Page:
In a previous post I looked at how herbs in a recipe might work medicinally. But medicinal recipes rarely contain a single ingredient (which would be known as a ‘simple’), and so we should also assess how the herbal ingredients in a recipe might work together. Much depends on the kind of preparation used in a recipe and how the combination of herbs might work together.
What kind of preparation?
Fortunately many recipes tell us about the processing steps involved–which may include grinding, mixing, straining, heating and more. Once we identify the form of preparation, we can consider
- which medicinal constituents might be extracted
- the likely bio-availability of the constituents and
- other benefits or disadvantages arising from combining the herbs.
The way in which recipe ingredients are processed is significant as, broadly speaking, different plant constituents will dissolve best in water or alcohol. Most of us are familiar with the process of standing leafy herbs in hot water to make tea, and such an infusion will dissolve constituents like tannins and alkaloids. A decoction is based on a lengthier process of boiling bark and roots and may extract more constituents. However aromatic or resinous constituents need to be dissolved in alcohol or evaporated. The process of distillation is likely to produce more aromatic results which I look at it in more detail below. Other processes might not involve liquids at all, for example when ingredients are burnt to ashes – leaving mostly mineral salts.
(2) Bio-availability and choice of preparation
Bio-availability refers to the extent of absorption of nutrients or medicaments in the body and the amount of active substance which is made available in the body. The type of preparation indicated in a recipe can have a considerable effect. For example, the use of oils and fats as a vehicle (or carrier) in an ointment is essential for plant constituents to be absorbed and penetrate the skin barrier. However, the importance of preparation and bio-availability is an aspect of herbal history which is poorly understood despite numerous research studies in ethnopharmacology.
(3) Combining herbs
Synergy (the whole is greater than the parts) is an important concept in modern clinical herbal practice. Some plant constituents are known to enhance the action of others or make phytochemicals more readily available in the body.[2,3]
Distillation – the processThe process of distillation would have had a significant effect in isolating the more soluble and readily evaporated plant constituents, the terpenes. This usually involved boiling plants in water and collecting the steam when cooled back to a liquid, as in the image above. The product of distillation includes both floral waters and essential oils which float on top of the water and so can be separated. As a rough guide, many plants yield around 1% of essential oil from steam-treated plant material, as well as larger quantities of a floral water.  The recipe I have been looking at in recent posts involves distillation.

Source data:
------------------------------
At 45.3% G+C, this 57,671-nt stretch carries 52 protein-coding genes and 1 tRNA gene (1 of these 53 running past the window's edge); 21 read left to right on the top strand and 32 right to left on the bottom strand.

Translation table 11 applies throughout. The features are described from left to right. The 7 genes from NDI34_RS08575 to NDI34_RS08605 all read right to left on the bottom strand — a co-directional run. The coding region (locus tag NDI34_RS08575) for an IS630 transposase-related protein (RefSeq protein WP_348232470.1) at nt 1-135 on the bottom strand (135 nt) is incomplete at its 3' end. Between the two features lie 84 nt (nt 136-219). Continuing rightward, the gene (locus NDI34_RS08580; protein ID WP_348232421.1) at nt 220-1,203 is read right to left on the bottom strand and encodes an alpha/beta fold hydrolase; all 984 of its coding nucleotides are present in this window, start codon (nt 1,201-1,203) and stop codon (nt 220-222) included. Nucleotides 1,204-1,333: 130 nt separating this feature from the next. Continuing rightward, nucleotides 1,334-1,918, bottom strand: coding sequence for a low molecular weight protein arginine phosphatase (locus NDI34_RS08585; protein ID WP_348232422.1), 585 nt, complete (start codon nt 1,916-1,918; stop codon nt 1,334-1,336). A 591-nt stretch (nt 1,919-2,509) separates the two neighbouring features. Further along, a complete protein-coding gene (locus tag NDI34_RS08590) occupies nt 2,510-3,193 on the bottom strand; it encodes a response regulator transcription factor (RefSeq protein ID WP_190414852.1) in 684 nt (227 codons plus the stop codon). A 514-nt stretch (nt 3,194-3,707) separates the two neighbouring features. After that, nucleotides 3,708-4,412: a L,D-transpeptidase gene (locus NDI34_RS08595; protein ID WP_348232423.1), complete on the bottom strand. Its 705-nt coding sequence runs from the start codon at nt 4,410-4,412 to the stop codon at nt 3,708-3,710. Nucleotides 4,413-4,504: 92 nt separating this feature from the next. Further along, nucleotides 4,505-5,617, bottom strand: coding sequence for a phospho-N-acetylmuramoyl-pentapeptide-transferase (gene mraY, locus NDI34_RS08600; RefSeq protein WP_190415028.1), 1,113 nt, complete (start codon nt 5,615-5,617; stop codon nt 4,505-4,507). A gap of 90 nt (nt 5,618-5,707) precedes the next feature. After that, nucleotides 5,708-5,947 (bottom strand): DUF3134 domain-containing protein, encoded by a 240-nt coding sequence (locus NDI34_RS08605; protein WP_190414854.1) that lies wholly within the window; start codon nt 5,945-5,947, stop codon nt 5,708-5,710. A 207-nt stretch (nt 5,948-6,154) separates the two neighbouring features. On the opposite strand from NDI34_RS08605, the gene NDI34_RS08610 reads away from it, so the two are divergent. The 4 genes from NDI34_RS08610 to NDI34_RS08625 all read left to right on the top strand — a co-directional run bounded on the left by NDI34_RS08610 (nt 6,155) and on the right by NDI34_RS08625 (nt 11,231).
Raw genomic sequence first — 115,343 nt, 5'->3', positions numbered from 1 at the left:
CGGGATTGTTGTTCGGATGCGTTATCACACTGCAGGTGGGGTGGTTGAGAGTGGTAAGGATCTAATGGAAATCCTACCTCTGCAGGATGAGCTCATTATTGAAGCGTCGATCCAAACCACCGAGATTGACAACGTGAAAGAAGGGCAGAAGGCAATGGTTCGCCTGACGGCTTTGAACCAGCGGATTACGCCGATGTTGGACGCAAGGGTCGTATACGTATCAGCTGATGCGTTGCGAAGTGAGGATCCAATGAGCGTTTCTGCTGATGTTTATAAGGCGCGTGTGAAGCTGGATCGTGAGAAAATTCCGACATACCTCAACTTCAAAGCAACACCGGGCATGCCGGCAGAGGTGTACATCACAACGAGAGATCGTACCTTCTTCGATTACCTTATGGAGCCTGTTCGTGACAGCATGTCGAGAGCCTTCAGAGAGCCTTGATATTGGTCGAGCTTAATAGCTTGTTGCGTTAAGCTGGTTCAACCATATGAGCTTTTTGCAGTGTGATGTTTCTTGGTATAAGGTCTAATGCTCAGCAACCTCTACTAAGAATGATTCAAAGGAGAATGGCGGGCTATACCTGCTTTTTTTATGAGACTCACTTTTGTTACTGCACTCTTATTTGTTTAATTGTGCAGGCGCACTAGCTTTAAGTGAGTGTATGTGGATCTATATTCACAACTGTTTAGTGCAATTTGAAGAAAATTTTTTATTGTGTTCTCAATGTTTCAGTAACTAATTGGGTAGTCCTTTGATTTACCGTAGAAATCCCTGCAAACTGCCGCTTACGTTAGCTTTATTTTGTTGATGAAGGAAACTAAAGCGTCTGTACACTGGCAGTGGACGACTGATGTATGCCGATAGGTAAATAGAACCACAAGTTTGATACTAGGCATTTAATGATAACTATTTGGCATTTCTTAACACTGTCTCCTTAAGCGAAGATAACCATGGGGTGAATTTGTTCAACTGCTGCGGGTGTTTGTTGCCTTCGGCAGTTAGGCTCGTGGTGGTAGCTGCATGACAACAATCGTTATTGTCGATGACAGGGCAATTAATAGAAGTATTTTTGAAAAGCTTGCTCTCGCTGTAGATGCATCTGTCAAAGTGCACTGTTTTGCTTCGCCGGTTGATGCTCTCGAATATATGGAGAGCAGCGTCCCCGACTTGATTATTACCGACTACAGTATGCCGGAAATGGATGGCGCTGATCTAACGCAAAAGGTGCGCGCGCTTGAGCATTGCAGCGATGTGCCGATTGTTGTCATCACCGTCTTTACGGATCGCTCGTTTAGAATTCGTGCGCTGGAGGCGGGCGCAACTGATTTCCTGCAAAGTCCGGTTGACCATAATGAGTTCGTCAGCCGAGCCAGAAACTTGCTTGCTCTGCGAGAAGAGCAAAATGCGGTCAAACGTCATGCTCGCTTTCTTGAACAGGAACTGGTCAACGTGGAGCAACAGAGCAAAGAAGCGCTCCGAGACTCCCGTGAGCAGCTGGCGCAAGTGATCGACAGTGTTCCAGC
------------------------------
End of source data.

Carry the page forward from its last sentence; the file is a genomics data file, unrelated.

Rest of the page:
Take two hanfull of Isope two of peneroyall and two hanfull of Groundsell one handfull of wild mints two hanfulls of balme: …. then still the hearbes and water togather in a rose still then let the Glass bottle stand in the Sume Sinnce two Months Close Stopped from any Ayre it Makes the water much better.This recipe would have produced a distilled water containing small amounts of essential oils, known as a hydrolat. Of particular note, the immediate products of a distillation are often chemically reactive and the instruction to let the distilled water stand for two months would give a more stable aromatic product. The resulting water would have contained greater quantities of terpenes or essential oils than an infusion and relatively few alkaloids.
Towards a protocol for the working of herbs
In this series of posts I have been aiming to make explicit the various issues and resources that may be relevant in thinking about the potential medicinal actions of herbs in recipes. In the next post (and last in the series of eight) I will overview the protocol as a whole.
 See ‘Introduction’ in Susan Francia and Anne Stobart, eds. Critical Approaches to the History of Western Herbal Medicine: From Classical Antiquity to the Early Modern Period. London: Bloomsbury, 2014, p.6 and n.22.
 Simon Mills and Kerry Bone. Principles and Practice of Phytotherapy. Churchill Livingstone, 2000, p.23.
 See Francis J. Brinker. Complex Herbs – Complete Medicines: A Merger of Eclectic & Naturopathic Visions of Botanical Medicine. Sandy, Oregon: Eclectic Medical Publications, 2004.
 See also Anne C. Wilson, Water of Life: A History of Wine-Distilling and Spirits, 500 BC-AD 2000. Totnes: Prospect Books, 2006.
 Jane Buckle. Clinical Aromatherapy: Essential Oils in Practice. 2nd ed. Philadelphia: Churchill Livingstone, 2003, pp.59-61.
 Shirley Price and Len Price. Understanding Hydrolats: The Specific Hydrosols for Aromatherapy. Edinburgh: Churchill Livingstone, 2004.